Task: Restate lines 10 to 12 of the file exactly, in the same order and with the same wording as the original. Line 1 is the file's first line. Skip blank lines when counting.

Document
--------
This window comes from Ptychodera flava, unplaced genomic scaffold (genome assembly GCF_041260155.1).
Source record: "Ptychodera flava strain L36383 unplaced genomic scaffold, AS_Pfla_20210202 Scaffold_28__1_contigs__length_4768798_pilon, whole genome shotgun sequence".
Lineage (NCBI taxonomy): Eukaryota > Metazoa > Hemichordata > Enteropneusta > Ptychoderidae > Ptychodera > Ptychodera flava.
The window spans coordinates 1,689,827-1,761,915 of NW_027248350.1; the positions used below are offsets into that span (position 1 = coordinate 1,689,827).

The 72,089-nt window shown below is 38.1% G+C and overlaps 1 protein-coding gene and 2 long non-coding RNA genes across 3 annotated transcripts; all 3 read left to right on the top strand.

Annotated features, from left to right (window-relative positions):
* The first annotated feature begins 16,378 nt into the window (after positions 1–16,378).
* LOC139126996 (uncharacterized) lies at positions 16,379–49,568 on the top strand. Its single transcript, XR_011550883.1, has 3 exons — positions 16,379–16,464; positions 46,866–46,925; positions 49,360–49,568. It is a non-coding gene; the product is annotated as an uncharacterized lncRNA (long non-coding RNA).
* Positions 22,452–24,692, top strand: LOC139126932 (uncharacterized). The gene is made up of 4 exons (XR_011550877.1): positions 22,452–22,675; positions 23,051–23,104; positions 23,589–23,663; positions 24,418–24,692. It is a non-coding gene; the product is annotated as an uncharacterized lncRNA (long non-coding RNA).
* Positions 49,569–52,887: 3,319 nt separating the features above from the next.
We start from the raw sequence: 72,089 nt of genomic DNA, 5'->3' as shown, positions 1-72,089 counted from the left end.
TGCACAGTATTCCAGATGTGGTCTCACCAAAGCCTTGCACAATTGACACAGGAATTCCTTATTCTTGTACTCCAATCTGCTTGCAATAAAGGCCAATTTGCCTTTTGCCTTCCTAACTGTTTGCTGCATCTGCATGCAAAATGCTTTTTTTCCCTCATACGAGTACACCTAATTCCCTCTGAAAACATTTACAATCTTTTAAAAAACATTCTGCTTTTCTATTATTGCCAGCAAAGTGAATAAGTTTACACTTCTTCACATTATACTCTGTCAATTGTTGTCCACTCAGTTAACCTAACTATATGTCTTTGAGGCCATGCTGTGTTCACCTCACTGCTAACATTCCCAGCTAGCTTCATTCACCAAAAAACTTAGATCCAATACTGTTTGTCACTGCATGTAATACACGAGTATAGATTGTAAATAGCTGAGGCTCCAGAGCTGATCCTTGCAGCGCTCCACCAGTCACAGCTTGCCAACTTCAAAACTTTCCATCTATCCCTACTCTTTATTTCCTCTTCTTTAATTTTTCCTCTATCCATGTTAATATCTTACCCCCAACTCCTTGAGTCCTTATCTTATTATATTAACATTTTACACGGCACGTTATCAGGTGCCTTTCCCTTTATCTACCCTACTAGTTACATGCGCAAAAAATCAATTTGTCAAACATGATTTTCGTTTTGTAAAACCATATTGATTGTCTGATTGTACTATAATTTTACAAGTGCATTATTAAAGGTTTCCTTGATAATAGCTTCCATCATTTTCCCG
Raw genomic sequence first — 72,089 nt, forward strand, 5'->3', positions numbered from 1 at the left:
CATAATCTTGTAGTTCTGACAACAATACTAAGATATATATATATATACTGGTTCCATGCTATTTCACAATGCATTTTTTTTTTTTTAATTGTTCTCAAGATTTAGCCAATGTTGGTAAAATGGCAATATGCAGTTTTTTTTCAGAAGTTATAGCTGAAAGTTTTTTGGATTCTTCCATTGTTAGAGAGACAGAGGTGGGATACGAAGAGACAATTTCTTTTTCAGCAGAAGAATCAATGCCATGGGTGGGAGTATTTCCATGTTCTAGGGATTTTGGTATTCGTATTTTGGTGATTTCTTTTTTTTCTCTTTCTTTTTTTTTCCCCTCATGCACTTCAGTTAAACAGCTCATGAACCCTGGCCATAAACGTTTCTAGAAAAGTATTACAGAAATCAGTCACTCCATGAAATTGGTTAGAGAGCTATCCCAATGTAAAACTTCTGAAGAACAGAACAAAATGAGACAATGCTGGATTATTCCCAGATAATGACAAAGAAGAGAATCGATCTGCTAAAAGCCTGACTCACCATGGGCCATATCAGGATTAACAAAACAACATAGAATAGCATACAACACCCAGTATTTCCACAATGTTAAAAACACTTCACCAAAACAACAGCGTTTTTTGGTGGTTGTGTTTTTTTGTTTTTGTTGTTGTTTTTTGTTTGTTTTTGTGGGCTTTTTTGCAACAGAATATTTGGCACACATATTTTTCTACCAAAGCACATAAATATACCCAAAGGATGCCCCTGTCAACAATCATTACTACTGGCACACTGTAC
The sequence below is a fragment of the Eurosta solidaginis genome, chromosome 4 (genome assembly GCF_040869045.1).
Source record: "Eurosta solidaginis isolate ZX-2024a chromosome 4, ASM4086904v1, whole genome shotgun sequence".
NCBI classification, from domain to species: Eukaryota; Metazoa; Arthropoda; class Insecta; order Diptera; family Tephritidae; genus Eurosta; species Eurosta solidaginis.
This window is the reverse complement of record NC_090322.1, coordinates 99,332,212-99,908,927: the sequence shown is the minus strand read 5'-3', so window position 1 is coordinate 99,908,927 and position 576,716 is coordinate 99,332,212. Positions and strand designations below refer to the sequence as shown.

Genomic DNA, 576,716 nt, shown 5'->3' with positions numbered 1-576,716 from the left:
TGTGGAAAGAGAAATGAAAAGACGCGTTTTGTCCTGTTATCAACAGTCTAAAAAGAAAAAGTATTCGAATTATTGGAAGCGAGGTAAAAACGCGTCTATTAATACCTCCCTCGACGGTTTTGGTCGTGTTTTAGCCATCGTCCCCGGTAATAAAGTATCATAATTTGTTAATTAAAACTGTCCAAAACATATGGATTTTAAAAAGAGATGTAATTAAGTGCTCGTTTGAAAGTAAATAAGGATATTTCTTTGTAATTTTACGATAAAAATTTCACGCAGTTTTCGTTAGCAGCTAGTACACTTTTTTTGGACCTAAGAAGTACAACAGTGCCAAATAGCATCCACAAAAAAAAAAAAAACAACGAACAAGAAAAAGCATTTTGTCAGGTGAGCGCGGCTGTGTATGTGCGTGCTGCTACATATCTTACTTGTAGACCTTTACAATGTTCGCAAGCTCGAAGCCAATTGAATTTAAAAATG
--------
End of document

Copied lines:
* Positions 49,569–52,887: 3,319 nt separating the features above from the next.
We start from the raw sequence: 72,089 nt of genomic DNA, 5'->3' as shown, positions 1-72,089 counted from the left end.
TGCACAGTATTCCAGATGTGGTCTCACCAAAGCCTTGCACAATTGACACAGGAATTCCTTATTCTTGTACTCCAATCTGCTTGCAATAAAGGCCAATTTGCCTTTTGCCTTCCTAACTGTTTGCTGCATCTGCATGCAAAATGCTTTTTTTCCCTCATACGAGTACACCTAATTCCCTCTGAAAACATTTACAATCTTTTAAAAAACATTCTGCTTTTCTATTATTGCCAGCAAAGTGAATAAGTTTACACTTCTTCACATTATACTCTGTCAATTGTTGTCCACTCAGTTAACCTAACTATATGTCTTTGAGGCCATGCTGTGTTCACCTCACTGCTAACATTCCCAGCTAGCTTCATTCACCAAAAAACTTAGATCCAATACTGTTTGTCACTGCATGTAATACACGAGTATAGATTGTAAATAGCTGAGGCTCCAGAGCTGATCCTTGCAGCGCTCCACCAGTCACAGCTTGCCAACTTCAAAACTTTCCATCTATCCCTACTCTTTATTTCCTCTTCTTTAATTTTTCCTCTATCCATGTTAATATCTTACCCCCAACTCCTTGAGTCCTTATCTTATTATATTAACATTTTACACGGCACGTTATCAGGTGCCTTTCCCTTTATCTACCCTACTAGTTACATGCGCAAAAAATCAATTTGTCAAACATGATTTTCGTTTTGTAAAACCATATTGATTGTCTGATTGTACTATAATTTTACAAGTGCATTATTAAAGGTTTCCTTGATAATAGCTTCCATCATTTTCCCG